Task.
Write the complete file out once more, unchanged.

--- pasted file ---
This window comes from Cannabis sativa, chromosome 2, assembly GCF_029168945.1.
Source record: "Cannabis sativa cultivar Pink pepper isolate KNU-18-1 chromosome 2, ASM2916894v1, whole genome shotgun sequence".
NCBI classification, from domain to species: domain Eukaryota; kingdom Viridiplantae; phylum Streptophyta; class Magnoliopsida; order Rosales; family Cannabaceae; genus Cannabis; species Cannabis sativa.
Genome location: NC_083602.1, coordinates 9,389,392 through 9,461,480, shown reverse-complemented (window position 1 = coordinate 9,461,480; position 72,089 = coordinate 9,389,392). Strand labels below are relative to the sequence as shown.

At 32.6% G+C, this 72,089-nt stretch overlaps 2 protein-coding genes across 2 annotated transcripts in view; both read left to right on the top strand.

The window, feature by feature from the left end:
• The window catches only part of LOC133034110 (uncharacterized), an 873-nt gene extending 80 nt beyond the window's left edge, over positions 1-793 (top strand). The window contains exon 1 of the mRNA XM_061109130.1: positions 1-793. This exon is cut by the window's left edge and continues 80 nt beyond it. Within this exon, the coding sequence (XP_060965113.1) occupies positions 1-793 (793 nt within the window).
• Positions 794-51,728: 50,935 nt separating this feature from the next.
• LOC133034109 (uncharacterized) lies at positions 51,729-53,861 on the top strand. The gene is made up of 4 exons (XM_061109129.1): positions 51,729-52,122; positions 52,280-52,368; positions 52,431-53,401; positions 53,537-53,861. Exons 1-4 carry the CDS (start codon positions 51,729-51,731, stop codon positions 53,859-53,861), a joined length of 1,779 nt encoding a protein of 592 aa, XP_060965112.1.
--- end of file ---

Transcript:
This window comes from Cannabis sativa, chromosome 2, assembly GCF_029168945.1.
Source record: "Cannabis sativa cultivar Pink pepper isolate KNU-18-1 chromosome 2, ASM2916894v1, whole genome shotgun sequence".
NCBI classification, from domain to species: domain Eukaryota; kingdom Viridiplantae; phylum Streptophyta; class Magnoliopsida; order Rosales; family Cannabaceae; genus Cannabis; species Cannabis sativa.
Genome location: NC_083602.1, coordinates 9,389,392 through 9,461,480, shown reverse-complemented (window position 1 = coordinate 9,461,480; position 72,089 = coordinate 9,389,392). Strand labels below are relative to the sequence as shown.

At 32.6% G+C, this 72,089-nt stretch overlaps 2 protein-coding genes across 2 annotated transcripts in view; both read left to right on the top strand.

The window, feature by feature from the left end:
• The window catches only part of LOC133034110 (uncharacterized), an 873-nt gene extending 80 nt beyond the window's left edge, over positions 1-793 (top strand). The window contains exon 1 of the mRNA XM_061109130.1: positions 1-793. This exon is cut by the window's left edge and continues 80 nt beyond it. Within this exon, the coding sequence (XP_060965113.1) occupies positions 1-793 (793 nt within the window).
• Positions 794-51,728: 50,935 nt separating this feature from the next.
• LOC133034109 (uncharacterized) lies at positions 51,729-53,861 on the top strand. The gene is made up of 4 exons (XM_061109129.1): positions 51,729-52,122; positions 52,280-52,368; positions 52,431-53,401; positions 53,537-53,861. Exons 1-4 carry the CDS (start codon positions 51,729-51,731, stop codon positions 53,859-53,861), a joined length of 1,779 nt encoding a protein of 592 aa, XP_060965112.1.